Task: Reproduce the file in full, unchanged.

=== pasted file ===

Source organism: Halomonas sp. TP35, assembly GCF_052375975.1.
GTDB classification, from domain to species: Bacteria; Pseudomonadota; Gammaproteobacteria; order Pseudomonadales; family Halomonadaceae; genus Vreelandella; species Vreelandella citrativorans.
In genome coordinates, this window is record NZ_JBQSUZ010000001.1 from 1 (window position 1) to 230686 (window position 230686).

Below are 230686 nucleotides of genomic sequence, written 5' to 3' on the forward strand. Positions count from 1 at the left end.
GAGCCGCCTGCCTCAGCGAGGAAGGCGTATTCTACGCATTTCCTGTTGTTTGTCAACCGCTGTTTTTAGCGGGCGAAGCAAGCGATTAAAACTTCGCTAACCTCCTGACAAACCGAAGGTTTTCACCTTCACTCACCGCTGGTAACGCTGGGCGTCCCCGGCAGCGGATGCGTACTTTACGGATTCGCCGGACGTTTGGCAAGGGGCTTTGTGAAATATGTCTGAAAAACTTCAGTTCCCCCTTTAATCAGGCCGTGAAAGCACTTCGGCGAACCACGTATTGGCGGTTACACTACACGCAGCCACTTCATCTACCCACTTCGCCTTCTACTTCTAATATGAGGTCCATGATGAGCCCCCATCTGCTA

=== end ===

Source organism: Halomonas sp. TP35, assembly GCF_052375975.1.
GTDB classification, from domain to species: Bacteria; Pseudomonadota; Gammaproteobacteria; order Pseudomonadales; family Halomonadaceae; genus Vreelandella; species Vreelandella citrativorans.
In genome coordinates, this window is record NZ_JBQSUZ010000001.1 from 1 (window position 1) to 230686 (window position 230686).

Below are 230686 nucleotides of genomic sequence, written 5' to 3' on the forward strand. Positions count from 1 at the left end.
GAGCCGCCTGCCTCAGCGAGGAAGGCGTATTCTACGCATTTCCTGTTGTTTGTCAACCGCTGTTTTTAGCGGGCGAAGCAAGCGATTAAAACTTCGCTAACCTCCTGACAAACCGAAGGTTTTCACCTTCACTCACCGCTGGTAACGCTGGGCGTCCCCGGCAGCGGATGCGTACTTTACGGATTCGCCGGACGTTTGGCAAGGGGCTTTGTGAAATATGTCTGAAAAACTTCAGTTCCCCCTTTAATCAGGCCGTGAAAGCACTTCGGCGAACCACGTATTGGCGGTTACACTACACGCAGCCACTTCATCTACCCACTTCGCCTTCTACTTCTAATATGAGGTCCATGATGAGCCCCCATCTGCTA